For certain key scenes, super-minimal lighting schemes were employed to great effect. A particularly impressive example of this strategy is the filmmakers' sepulchral rendering of the Madison home's main hallway, which has a foreboding quality reminiscent of the work of one of Lynch's favorite painters, Francis Bacon. Achieving this look required some deft interplay between the various crewmembers.
"Fortunately, the hallway was a setting we could control, even though we were shooting at a real house," says Deming. "Patty Norris and her crew physically altered the structure, making the hallway as long as possible. She also helped me by putting Bill Pullman in dark clothes, and by painting the walls a color that wouldn't reflect too much light. To cap things off, we hung a black curtain over the windows at the end of the hall."
Because the building's ceilings were so low, Deming opted to light the space primarily with a single, slightly diffused 2K zip light suspended directly above the camera. He used cutters and black wrap to perfect the angle of the light, relying on the high-speed 98 film stock to do the rest. "The 98 can really pick up details in the dark, so I knew that we were in trouble if the end of the hallway didn't disappear to the naked eye," says Deming. "David feels that a murky black darkness is scarier than a completely black darkness; he wanted this particular hallway to be a slightly brownish black that would swallow characters up. After we had finished the shot and sent it to the lab, I called the color timer and told him, 'As Bill Pullman walks down the hall, he should vanish completely, because if I see him down there I'm never going to hear the end of it.'"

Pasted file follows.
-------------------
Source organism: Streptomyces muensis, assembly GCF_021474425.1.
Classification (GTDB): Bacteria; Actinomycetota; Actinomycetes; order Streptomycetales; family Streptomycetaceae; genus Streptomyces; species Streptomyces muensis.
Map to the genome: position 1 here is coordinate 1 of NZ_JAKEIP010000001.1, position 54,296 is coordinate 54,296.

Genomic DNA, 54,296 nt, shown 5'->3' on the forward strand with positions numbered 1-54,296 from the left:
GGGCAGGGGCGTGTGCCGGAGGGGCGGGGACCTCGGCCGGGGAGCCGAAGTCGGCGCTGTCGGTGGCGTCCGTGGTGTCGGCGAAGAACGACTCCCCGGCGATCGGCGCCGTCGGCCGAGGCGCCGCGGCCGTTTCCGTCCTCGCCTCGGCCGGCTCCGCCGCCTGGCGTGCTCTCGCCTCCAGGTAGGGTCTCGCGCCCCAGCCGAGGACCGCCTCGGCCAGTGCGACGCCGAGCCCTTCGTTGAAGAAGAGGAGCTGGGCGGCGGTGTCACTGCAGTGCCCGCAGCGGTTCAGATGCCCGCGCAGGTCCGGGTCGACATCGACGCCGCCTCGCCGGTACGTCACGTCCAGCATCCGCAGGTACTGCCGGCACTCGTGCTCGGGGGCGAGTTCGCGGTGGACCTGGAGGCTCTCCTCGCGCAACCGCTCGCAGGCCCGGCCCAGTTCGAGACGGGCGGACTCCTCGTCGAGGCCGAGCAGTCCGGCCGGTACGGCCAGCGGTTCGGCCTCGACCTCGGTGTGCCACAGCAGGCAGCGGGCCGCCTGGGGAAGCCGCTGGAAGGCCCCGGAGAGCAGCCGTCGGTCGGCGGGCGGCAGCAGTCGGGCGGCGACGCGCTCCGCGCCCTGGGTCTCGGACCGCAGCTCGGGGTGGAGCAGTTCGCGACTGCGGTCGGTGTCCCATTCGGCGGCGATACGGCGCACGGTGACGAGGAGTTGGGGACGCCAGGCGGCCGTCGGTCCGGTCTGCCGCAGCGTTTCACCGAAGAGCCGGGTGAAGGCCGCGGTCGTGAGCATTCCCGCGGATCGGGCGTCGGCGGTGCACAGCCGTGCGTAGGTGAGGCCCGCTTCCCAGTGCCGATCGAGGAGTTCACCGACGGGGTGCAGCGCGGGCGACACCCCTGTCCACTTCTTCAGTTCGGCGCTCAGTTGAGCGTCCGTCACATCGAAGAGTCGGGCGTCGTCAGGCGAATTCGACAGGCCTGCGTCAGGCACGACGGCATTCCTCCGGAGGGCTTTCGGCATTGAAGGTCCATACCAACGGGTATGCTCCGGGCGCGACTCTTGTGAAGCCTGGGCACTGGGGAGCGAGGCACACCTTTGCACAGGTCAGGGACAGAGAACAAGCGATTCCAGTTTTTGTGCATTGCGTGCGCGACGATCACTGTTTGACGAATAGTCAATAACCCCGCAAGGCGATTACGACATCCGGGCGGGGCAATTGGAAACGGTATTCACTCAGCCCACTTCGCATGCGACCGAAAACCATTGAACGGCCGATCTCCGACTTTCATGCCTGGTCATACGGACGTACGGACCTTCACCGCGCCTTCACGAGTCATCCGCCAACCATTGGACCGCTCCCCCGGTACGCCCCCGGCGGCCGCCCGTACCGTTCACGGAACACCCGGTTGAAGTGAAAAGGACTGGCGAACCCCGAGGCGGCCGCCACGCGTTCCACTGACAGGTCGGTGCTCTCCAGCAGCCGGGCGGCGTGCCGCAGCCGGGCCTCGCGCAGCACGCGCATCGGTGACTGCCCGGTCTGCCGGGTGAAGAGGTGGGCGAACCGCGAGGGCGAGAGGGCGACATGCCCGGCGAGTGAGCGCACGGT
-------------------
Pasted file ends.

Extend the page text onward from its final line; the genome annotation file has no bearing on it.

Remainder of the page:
The utilization of Kino Flos lent an eerie ambience to other sequences in the house. In one shot, Bill Pullman steps into a hallway so dark that he seems to be walking through a wall. A single Kino Flo created the mere hint of depth along the sides of the hallway entrance. The next scene shows Pullman gazing at his reflection in a mirror within the tomb-like confines of a small room. "The spot where David hung the mirror was only about six feet high," Deming says. "We put a Kino Flo up above, gelled it with chocolate and cut it severely. It was the only thing I could use to keep Bill from looking too ghoulish. We shot that the first day, and when it came up in dailies I thought it was underexposed. After the lights in the screening room came up, I said to David, 'We need to do that mirror shot again.' He looked at me as if I were crazy and replied, 'No way, I love that shot!'
Equally spectacular is a later shot of actors Getty and Arquette engaging in their nocturnal desert love scene, illuminated only by the white-hot headlights of a car. "That situation involved things you're taught never to do - front-lighting and overexposing," says Deming. "When we talked about the love scene in prep, David said he wanted the actors to be glowing. He didn't want to see any details except their eyes, noses, mouths and hair. We lit them with tungsten Pars which were supposed to simulate the headlights of their car, and we overexposed by about six-and-a-half stops. The final effect is very surreal; David knew it was not the 'technically correct' way to do things, but it worked for the movie."
The cinematographer notes that Lynch often comes up with his most inspired cinematic riffs on the set, sometimes while a sequence is being shot. "A lot of ideas would come up on the day of filming, after he'd gotten together with the actors and blocked out the scene," Deming asserts. "There's always a certain amount of logistical preparation, but when you're working with David you have to be ready for anything."
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